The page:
Considering this, we aim to assess the level of anti-HPV (L1 HPV) antibodies in healthy patients and with diagnosed cervical pathology after vaccination. The introduction of tests for the detection of anti-HPV (L1 HPV) antibodies may, in the future, facilitate the assessment of the effectiveness of vaccine programmes. Moreover, it might be helpful in the identification of patients with immune disorders in whom infection with oncogenic types of HPV persisted, resulting in intraepithelial neoplasia. Analysing specific types of immune disorders will facilitate the identification of groups of women with the highest risk of developing high-grade squamous intraepithelial lesions and, consequently, malignancy.
The following meta-analysis compares the effectiveness of the vaccine administration in the population of patients before and after sexual initiation in either healthy individuals or those with diagnosed cervical pathology.

2. Materials and Methods

2.1. Study Design

We provide a prospective, ongoing 12-month, non-randomised pilot study to assess the level of anti-HPV (L1 HPV) antibodies in healthy patients and those with diagnosed cervix pathology after the 9-valent HPV vaccine. The Bioethical Committee of the Poznan University of Medical Sciences, Poland, approved the study protocol (597/19). We obtained written consent for the study from all patients. We included patients who met the following criteria: (i) only adult women, (ii) non-pregnant subjects, postpartum, (iii) patients not treated with immunosuppressive drugs, (iv) not previously vaccinated with other HPV vaccines, (v) expressing informed and written consent to participate in the study, (vi) agreeing to the proposed surgical diagnostics in the case of indications and possible surgical treatment, (vii) had taken three doses of the 9-valent vaccination against HPV according to the 0–2–6 months scheme, and (viii) provided blood samples after at least six months from the last dose of vaccination. The exclusion criteria were: (i) refusal of possible treatment of squamous intraepithelial lesions, and (ii) failure to complete the full vaccination schedule. A total of 61 women met the above criteria.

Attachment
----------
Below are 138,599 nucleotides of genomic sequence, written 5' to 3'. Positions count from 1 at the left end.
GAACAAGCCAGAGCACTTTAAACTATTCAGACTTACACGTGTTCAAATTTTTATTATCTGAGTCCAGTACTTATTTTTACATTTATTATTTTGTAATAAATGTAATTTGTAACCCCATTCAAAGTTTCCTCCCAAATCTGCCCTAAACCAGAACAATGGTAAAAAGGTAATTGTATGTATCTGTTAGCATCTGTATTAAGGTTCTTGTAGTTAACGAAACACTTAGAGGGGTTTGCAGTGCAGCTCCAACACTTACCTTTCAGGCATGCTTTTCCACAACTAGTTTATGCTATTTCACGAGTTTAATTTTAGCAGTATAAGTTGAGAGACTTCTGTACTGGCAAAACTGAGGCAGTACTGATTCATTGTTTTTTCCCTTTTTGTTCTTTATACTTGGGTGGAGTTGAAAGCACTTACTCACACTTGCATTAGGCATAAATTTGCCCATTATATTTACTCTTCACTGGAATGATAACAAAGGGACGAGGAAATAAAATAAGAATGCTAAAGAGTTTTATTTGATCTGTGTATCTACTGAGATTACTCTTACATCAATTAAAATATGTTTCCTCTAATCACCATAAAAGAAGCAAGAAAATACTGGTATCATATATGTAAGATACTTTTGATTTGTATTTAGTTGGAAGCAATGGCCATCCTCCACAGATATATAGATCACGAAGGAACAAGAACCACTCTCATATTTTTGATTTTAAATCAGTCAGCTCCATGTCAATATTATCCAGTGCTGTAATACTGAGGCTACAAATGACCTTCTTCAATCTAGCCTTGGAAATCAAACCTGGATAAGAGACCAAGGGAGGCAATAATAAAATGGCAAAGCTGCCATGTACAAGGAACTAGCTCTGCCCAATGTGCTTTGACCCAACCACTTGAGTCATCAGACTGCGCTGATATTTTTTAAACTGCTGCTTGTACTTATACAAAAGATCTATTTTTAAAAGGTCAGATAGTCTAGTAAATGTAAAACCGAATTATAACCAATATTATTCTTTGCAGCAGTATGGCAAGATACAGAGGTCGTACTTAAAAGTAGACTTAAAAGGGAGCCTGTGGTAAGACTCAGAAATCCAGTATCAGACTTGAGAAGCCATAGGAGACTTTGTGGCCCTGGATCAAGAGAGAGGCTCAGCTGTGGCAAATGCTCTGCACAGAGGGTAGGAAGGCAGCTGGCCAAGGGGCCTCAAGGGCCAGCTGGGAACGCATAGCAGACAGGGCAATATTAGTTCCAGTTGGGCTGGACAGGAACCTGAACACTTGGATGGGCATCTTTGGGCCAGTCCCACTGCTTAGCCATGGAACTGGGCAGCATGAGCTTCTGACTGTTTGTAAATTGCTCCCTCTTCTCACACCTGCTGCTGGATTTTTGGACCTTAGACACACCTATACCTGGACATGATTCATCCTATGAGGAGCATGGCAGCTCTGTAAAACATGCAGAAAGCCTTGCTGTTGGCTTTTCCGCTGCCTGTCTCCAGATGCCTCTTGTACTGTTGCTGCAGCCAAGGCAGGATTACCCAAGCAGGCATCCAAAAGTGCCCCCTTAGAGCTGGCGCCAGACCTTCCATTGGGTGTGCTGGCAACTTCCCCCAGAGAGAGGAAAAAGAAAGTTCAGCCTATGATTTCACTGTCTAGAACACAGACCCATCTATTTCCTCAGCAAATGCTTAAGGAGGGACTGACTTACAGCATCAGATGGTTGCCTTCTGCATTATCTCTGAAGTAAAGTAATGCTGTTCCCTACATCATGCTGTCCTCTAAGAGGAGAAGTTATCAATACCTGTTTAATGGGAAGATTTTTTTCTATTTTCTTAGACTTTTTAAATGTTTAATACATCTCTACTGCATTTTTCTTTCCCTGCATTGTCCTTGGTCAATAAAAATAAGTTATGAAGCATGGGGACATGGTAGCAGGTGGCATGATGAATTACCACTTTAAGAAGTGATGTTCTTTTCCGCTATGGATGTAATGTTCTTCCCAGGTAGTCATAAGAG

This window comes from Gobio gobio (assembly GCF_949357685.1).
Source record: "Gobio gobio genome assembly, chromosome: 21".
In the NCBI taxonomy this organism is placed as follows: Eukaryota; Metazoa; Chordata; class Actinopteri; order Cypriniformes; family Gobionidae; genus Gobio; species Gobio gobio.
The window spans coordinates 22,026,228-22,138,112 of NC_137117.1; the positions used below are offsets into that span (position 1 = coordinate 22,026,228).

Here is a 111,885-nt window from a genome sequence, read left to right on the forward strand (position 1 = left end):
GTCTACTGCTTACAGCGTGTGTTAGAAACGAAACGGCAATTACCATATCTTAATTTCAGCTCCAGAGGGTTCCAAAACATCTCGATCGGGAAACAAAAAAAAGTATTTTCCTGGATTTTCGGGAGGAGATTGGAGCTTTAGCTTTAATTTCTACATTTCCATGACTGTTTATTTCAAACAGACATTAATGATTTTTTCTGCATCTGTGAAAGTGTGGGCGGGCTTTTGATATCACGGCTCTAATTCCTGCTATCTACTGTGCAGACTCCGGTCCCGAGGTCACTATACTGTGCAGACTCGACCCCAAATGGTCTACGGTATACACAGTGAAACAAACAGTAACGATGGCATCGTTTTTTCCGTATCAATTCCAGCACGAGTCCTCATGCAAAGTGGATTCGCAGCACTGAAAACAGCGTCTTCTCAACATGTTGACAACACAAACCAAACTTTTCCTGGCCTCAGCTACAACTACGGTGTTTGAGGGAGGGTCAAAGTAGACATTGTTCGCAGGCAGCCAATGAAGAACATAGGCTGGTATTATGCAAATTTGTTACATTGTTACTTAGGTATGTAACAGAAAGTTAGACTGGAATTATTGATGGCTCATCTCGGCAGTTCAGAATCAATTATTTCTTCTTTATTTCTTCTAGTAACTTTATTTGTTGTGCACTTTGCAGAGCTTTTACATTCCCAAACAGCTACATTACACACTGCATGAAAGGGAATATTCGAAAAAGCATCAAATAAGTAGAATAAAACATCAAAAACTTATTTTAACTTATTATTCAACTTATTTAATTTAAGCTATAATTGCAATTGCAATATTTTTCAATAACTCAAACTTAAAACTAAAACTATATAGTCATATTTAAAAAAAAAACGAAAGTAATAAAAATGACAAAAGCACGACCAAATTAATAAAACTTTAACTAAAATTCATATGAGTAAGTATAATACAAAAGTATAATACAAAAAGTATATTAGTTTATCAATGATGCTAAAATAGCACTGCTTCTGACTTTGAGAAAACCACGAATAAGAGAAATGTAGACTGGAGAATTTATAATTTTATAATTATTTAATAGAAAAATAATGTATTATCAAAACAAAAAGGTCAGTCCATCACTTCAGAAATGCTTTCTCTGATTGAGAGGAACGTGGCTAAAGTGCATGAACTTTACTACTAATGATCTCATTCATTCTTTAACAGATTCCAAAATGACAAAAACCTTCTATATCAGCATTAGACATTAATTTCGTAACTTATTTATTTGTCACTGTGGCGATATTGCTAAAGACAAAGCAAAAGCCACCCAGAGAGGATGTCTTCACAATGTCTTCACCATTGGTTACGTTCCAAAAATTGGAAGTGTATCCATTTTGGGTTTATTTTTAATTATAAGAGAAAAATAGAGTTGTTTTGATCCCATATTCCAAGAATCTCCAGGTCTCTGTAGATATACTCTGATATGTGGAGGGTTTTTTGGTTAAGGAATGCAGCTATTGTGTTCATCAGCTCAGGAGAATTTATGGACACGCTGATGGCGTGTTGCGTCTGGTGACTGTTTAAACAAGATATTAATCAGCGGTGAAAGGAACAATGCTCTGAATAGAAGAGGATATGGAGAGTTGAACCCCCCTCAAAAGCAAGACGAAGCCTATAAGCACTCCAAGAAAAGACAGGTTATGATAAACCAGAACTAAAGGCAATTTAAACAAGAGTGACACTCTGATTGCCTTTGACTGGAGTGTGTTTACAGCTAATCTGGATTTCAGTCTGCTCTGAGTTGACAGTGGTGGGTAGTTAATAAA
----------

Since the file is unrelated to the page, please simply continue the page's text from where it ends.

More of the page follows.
All subjects from the study group were undergoing a verification diagnostic of abnormal Pap-smear results by punch biopsy. We examined the status of HPV infection and looked for the presence of pre-neoplastic lesions, such as low-grade squamous intraepithelial lesions (LSIL) or high-grade squamous intraepithelial lesions (HSIL). All patients with histopathologically confirmed HSIL (CIN 2, CIN 3) were treated with the LEEP conization and curettage of the cervical canal.
The control group 1 covers 20 healthy, unvaccinated patients, in whom we excluded an infection with hrHPV or squamous intraepithelial lesions confirmed through punch biopsy. Control group 2 includes eight subjects both infected with highly oncogenic types of HPV and diagnosed with pre-neoplastic lesions who decided not to receive the HPV vaccine. Figure 1 presents the process of recruiting patients for the study, and Table 1 shows the basic division into study groups.